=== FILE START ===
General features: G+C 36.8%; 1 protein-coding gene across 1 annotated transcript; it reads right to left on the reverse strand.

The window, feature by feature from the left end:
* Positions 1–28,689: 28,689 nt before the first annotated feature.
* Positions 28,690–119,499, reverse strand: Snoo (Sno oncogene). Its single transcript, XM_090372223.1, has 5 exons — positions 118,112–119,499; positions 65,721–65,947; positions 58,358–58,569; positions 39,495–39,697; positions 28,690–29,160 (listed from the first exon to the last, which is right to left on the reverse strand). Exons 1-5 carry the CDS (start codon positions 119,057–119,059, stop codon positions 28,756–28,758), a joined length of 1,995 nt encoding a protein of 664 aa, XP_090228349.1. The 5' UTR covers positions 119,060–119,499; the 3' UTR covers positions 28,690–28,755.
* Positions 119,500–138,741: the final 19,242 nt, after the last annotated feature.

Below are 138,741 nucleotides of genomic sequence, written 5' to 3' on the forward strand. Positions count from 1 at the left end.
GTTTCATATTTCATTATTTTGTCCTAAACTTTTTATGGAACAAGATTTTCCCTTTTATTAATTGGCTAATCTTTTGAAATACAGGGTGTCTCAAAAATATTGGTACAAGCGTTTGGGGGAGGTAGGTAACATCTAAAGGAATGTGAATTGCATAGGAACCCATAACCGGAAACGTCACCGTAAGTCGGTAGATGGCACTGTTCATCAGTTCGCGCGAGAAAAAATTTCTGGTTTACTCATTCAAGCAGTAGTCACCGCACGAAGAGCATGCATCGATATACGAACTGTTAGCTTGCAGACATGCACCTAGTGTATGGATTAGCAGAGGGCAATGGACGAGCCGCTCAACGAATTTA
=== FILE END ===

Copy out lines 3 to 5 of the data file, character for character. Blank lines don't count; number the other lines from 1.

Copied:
* Positions 1–28,689: 28,689 nt before the first annotated feature.
* Positions 28,690–119,499, reverse strand: Snoo (Sno oncogene). Its single transcript, XM_090372223.1, has 5 exons — positions 118,112–119,499; positions 65,721–65,947; positions 58,358–58,569; positions 39,495–39,697; positions 28,690–29,160 (listed from the first exon to the last, which is right to left on the reverse strand). Exons 1-5 carry the CDS (start codon positions 119,057–119,059, stop codon positions 28,756–28,758), a joined length of 1,995 nt encoding a protein of 664 aa, XP_090228349.1. The 5' UTR covers positions 119,060–119,499; the 3' UTR covers positions 28,690–28,755.
* Positions 119,500–138,741: the final 19,242 nt, after the last annotated feature.